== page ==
Definitely 72s. No 55s were ever stationed in Ladakh. OTOH 2 x squadrons of 72s were located in the region from 1988 to 1991. Besides a battalion of BMP-2s.
There was at least one T55 "somewhere in the Himalayas" at least till about 20 months ago. I can think of only two road-linked theaters that offer altitudes of 17,000+ feet in the Himalayas. A silent build-up will save many a rushed heli-drops.http://www.tribuneindia.com/2007/20070106/main9.htm
Army feat: Tank driven to 17,000 feet
Chandigarh, January 5
Somewhere in the snow-covered Himalayas during the bleak winters last year, the Army drove a T-55 tank up to the dizzying height of over 17,000 feet, setting a record of sorts. Never in the history of armoured warfare has a tank been taken up to this altitude before.
The operation was undertaken to evaluate the operational and logistical feasibility to transport and operate tanks at altitudes and to areas which have so far remained unexposed to armoured operations, should such a need arise. The task was carried out by 63 Cavalry Regiment.
“This is a stellar example of the grit and determination of the troops and their ability to move men and equipment against all odds and reach where required,” Lt Gen S.S. Mehta (retd) a former Colonel of 63 Cavalry Regiment, said. “Nowhere in the world has a tank been taken up to this altitude before,” he added.
Designed and developed for combat in plains and deserts, tanks have not been used for operations in mountains barring a few examples. The Indian Army Corps had redefined the parameters for armoured operations in the 1947-48 war, when Col (later Lt Gen) Rajinder Singh Sparrow of 7 Light Cavalry took tanks through the 12,000-foot-high Zoji La pass in Kashmir and threw back Pakistani forces. It was through this action that Dras was recaptured in 1947.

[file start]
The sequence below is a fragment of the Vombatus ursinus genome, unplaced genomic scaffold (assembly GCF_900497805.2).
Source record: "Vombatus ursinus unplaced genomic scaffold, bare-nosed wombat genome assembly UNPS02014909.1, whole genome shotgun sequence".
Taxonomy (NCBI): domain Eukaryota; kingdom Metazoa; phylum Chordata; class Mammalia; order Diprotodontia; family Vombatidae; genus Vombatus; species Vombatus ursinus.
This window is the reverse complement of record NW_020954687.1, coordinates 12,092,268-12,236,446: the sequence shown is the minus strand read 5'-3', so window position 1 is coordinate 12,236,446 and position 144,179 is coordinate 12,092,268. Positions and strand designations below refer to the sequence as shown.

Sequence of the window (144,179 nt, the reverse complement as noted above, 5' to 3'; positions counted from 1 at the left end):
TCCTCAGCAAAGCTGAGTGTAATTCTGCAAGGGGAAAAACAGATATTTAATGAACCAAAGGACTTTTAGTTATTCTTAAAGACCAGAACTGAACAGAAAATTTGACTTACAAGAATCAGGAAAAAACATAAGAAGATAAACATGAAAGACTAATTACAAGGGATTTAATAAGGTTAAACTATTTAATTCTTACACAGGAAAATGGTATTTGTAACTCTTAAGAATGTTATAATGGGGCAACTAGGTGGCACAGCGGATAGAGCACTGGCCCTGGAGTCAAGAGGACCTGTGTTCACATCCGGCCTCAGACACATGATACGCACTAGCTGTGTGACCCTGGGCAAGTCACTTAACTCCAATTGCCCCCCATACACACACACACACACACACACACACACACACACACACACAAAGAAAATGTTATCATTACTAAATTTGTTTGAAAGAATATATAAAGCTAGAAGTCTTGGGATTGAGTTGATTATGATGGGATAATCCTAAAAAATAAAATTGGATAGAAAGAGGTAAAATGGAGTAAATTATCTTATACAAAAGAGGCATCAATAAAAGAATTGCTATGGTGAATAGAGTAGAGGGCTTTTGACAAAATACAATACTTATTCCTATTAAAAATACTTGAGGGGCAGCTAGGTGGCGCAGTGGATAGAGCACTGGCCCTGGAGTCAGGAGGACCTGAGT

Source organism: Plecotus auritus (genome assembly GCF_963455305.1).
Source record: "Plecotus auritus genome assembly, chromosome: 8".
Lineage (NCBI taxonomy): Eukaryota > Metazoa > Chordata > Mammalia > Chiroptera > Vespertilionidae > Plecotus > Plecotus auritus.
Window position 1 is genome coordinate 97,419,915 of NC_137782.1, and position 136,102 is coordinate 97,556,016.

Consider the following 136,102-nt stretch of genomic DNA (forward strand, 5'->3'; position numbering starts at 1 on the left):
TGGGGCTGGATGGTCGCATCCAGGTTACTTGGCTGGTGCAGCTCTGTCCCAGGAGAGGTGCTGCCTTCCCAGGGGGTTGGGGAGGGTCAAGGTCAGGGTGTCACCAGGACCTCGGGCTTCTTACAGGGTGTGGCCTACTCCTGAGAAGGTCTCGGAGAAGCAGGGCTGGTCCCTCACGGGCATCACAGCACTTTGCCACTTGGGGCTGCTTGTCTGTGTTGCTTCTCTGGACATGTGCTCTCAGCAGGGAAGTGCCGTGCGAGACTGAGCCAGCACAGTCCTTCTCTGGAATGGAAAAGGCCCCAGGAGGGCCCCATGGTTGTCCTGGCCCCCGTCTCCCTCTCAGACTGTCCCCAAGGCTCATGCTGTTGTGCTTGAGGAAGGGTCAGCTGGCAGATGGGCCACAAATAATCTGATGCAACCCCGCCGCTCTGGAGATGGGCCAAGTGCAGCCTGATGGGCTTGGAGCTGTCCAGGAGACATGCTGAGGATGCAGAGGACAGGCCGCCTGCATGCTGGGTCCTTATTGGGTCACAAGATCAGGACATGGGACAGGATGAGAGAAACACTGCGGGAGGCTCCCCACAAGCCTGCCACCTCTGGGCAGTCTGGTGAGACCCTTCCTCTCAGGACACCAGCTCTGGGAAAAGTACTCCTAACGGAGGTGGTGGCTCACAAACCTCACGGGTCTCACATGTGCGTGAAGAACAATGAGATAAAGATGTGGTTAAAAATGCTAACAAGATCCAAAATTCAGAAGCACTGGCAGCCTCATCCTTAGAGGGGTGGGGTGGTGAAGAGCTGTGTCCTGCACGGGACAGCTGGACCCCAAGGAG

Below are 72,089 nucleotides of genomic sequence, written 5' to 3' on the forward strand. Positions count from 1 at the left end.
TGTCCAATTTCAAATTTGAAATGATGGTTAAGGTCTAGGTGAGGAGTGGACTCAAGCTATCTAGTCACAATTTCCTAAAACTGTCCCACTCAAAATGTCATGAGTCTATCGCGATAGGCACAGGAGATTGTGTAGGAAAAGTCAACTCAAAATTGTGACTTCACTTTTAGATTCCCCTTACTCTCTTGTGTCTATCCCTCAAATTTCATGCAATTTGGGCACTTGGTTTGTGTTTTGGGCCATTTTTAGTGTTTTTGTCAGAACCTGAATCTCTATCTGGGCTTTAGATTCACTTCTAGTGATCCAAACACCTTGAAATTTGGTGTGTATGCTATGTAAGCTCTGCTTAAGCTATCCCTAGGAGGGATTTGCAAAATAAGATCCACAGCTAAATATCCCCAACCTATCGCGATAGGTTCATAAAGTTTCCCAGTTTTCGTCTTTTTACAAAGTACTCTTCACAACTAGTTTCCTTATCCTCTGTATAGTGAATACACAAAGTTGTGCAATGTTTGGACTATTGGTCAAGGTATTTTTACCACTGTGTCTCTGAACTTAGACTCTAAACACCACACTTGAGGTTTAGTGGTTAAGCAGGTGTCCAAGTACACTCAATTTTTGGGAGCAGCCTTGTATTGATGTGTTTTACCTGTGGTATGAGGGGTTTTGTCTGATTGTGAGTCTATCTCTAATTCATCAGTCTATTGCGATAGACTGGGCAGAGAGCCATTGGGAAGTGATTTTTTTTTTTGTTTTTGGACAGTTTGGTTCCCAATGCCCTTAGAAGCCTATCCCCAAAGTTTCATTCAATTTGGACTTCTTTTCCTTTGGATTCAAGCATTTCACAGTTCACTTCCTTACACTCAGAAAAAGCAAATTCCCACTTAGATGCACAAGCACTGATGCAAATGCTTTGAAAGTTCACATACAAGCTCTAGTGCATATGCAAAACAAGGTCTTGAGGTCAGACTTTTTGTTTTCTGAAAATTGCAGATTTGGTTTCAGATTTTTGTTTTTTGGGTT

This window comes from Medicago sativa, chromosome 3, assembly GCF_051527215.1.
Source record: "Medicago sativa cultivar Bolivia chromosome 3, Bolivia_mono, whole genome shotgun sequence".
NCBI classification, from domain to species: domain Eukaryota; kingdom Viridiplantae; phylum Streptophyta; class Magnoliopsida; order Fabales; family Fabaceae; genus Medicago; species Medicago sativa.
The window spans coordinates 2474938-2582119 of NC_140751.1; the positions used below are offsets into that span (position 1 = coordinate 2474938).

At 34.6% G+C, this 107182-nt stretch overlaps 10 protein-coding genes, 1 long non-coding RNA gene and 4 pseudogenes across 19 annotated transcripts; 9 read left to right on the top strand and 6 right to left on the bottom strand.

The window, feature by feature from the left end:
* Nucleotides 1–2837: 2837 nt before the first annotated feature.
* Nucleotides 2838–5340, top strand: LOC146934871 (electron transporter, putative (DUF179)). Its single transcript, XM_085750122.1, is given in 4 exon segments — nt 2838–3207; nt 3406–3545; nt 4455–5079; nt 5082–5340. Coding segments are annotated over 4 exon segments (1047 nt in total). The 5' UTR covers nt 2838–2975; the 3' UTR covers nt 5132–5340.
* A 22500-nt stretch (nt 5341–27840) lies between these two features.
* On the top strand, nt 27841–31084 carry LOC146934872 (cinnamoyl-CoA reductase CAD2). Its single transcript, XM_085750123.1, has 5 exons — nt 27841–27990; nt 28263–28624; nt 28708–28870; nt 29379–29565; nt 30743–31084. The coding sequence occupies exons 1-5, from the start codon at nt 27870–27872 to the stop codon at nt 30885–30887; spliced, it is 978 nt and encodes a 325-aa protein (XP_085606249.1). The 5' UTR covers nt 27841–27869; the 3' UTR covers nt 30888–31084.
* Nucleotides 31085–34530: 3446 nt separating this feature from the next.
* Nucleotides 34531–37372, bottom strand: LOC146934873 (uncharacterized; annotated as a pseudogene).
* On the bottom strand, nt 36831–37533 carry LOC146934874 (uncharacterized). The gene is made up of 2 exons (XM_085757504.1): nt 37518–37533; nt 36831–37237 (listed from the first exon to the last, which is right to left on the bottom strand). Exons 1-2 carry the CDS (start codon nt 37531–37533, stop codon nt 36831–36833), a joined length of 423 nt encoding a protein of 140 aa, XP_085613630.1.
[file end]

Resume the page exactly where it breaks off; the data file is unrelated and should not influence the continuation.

The 63 Cavalry had detailed a lieutenant colonel to head the operations. The entire exercise was an extremely complex task involving detailed planning and constant review of minor details. A lot of time was spent in selecting the route.
“The operation involved a lot of innovations and spur of the moment decisions, most of which were actually contrary to established technical norms,” an officer revealed. “At places there was three feet of snow and the temperatures were as low as minis 13 degree Celsius,” he added.
At that altitude, the oxygen content is just 4 per cent as compared to 17 per cent at lower altitudes, which greatly affects engine combustion,” the officer said. “We had to work out the fuel consumption and other technical aspects accordingly,” he added.
During the drive which took several days, special efforts were required to ensure that the batteries did not go dead because of the extreme cold. Precautions were also taken against the fuel and lubricants freezing at night. There were also instances where it was learnt that a task which required special tools could be accomplished by normal tools with a bit of imagination and expertise.
The tank started up from an altitude of about 14,000 feet and reached up to 17,000 through a narrow snow covered track, which at places was just enough to accommodate the tank’s width. The driver was later awarded Chief of the Army Staff’s Commendation.